The average person may not give their credit score much thought, and it potentially doesn’t impact your daily life all that much. However, when you’re trying to sign a property lease, receive a mortgage, inquire about a loan, or even start a new job, you may be shocked that it’s not as high as you thought. If you’re unsure why your score has suddenly plummeted, it might be because you’ve taken some of the following actions:
Paid Off a Loan
It might seem strange to think that being fiscally responsible can impact your credit score, but it can. After paying off a loan, it might be worth reading a tradeline supply company review since you now have one less credit account in your name and may need to look at your credit-boosting options.
Various credit types make up around 10% of your credit score. When you finish paying your installments and that credit account is removed from your score, it’s adjusted accordingly.
Applied for a New Credit Card
Credit cards are convenient for emergencies, such as a roof leak you want to fix right away or an unexpected car repair. However, the simple act of applying for a new credit card can impact your credit score even before you’ve had a chance to show how responsible you are with your money.
Credit card companies perform a credit check to ensure you’re safe to lend to, known as a hard inquiry. This inquiry can remain on your credit score for up to two years.
Missed a Credit Card Payment
One of the primary reasons credit card companies perform credit checks on people before assigning them a credit card is to ensure they’ll make payments. When you don’t make payments, your credit score can suffer.
Missed payments can significantly impact your credit score, even more so when you’ve started with a high credit score. According to FICO data, a 30-day missed payment on a credit score in the high 700s could result in a drop of as much as 83 points, while a 90-day missed payment for the same credit score could result in a loss of over 130 points.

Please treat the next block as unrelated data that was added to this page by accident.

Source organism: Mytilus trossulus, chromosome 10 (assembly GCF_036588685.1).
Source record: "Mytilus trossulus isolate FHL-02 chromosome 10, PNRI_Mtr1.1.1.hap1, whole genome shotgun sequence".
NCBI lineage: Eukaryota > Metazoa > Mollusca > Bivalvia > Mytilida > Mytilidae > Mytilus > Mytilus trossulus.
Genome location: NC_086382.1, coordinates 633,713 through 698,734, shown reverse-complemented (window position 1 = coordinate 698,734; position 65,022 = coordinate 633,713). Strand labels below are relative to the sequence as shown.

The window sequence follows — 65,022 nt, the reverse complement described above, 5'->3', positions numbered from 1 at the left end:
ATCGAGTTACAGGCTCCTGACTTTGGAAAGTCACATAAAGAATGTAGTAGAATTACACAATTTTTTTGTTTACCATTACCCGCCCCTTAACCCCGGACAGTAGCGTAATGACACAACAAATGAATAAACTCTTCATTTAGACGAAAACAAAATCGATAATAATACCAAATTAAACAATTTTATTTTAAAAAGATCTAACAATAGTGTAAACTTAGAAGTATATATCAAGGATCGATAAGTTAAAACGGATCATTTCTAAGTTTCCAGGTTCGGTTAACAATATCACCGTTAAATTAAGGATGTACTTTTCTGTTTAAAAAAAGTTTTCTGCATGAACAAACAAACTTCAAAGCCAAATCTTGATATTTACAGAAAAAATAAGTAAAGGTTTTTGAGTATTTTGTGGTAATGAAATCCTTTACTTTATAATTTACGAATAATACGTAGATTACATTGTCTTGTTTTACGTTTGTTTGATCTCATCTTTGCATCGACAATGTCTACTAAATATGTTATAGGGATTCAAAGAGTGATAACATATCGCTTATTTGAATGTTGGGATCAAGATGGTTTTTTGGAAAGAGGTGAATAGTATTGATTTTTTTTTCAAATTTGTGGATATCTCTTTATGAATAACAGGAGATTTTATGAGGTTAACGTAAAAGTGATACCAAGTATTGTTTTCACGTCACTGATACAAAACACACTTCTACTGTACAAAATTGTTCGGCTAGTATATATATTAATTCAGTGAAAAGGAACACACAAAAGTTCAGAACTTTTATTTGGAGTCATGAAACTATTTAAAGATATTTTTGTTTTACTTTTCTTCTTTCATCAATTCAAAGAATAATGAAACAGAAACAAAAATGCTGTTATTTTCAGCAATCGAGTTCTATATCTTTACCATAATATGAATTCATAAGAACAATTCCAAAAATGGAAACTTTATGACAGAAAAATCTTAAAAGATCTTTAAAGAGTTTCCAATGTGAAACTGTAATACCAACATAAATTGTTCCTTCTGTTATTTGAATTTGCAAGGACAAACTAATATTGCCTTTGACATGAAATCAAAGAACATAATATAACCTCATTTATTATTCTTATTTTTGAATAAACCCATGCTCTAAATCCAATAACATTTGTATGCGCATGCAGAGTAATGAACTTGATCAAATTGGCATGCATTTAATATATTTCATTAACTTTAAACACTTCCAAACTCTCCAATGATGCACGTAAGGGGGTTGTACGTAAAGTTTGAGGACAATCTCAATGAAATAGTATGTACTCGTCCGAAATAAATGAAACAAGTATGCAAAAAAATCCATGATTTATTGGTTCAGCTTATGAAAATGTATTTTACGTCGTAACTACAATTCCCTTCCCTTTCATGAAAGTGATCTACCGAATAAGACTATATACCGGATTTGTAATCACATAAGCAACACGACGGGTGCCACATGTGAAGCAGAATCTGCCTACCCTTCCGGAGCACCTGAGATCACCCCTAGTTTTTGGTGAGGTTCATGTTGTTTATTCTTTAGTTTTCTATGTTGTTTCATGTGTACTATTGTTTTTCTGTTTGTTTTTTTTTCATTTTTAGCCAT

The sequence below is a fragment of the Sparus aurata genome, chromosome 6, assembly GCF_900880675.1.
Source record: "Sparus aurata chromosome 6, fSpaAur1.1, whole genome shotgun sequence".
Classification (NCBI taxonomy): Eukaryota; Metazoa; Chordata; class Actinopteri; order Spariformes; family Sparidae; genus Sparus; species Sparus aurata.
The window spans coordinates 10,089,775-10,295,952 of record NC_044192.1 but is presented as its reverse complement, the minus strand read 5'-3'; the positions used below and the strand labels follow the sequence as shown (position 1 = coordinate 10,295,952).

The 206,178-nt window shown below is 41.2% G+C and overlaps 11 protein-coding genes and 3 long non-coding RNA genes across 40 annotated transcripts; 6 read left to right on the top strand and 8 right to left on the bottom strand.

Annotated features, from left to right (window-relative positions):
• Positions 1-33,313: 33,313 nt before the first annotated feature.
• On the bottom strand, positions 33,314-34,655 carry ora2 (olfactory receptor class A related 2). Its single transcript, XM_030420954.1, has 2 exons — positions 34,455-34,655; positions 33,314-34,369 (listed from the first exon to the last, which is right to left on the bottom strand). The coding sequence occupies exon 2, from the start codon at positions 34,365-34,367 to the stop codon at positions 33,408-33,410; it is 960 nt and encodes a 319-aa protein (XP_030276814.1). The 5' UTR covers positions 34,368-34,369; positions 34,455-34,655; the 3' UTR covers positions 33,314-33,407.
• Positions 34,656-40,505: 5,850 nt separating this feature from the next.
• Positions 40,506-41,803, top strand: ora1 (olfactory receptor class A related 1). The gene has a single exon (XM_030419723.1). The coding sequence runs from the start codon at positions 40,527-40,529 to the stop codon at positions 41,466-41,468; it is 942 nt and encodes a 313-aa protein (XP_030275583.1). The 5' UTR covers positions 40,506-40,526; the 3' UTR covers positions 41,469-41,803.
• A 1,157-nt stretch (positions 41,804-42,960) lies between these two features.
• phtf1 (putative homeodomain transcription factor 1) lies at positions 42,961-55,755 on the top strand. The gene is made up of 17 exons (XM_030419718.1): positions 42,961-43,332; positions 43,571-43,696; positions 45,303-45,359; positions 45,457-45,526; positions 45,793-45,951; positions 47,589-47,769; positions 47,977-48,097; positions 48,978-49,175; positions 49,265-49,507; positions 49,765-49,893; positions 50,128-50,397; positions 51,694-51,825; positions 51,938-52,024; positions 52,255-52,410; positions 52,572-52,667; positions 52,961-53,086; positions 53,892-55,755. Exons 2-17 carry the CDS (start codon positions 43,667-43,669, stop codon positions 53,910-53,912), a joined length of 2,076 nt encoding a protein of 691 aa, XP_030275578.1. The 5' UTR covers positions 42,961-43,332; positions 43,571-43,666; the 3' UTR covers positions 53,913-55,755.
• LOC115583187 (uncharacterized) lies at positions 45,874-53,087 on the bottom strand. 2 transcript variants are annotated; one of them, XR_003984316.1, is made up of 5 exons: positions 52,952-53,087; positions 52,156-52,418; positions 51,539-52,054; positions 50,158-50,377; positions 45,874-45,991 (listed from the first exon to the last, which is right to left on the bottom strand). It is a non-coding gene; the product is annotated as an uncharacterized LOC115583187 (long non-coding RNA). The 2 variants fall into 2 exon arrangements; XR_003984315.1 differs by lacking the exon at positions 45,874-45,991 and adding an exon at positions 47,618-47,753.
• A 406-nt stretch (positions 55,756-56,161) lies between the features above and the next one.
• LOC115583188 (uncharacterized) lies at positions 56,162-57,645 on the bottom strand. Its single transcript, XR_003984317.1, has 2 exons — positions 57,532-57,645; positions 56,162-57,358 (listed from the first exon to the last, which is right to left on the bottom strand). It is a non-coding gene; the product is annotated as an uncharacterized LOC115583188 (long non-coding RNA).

Used Too Much Credit
It’s easy to assume that you can use as much credit as your card allows. While you technically can, reaching your credit limit may affect your credit score. Some credit card providers see high credit usage as overextension, signaling that you may have trouble repaying your future debts.
Don’t Have Enough Credit History
As a general rule, older people have higher credit scores than younger people, and it can be all to do with having a short credit history or none at all. At least 15% of your FICO score is based on credit history length. Your credit score may improve with time and financially responsible decision-making.
Applied for Too Many Loans and Credit Cards
When you’re applying to get into college, you might approach many different colleges, hoping to be accepted into at least one. If you took the same approach for loans and credit cards, you might find that your score is significantly affected.
Each lender performs a hard credit pull, and if there is more than one in a short space of time, your credit score may end up lower than you expected.
Credit scores can be frustrating, especially when you rely on them to be high for significant life events like purchasing a home. However, now that you’re aware of what can impact it, you may take a more cautious approach to your finances.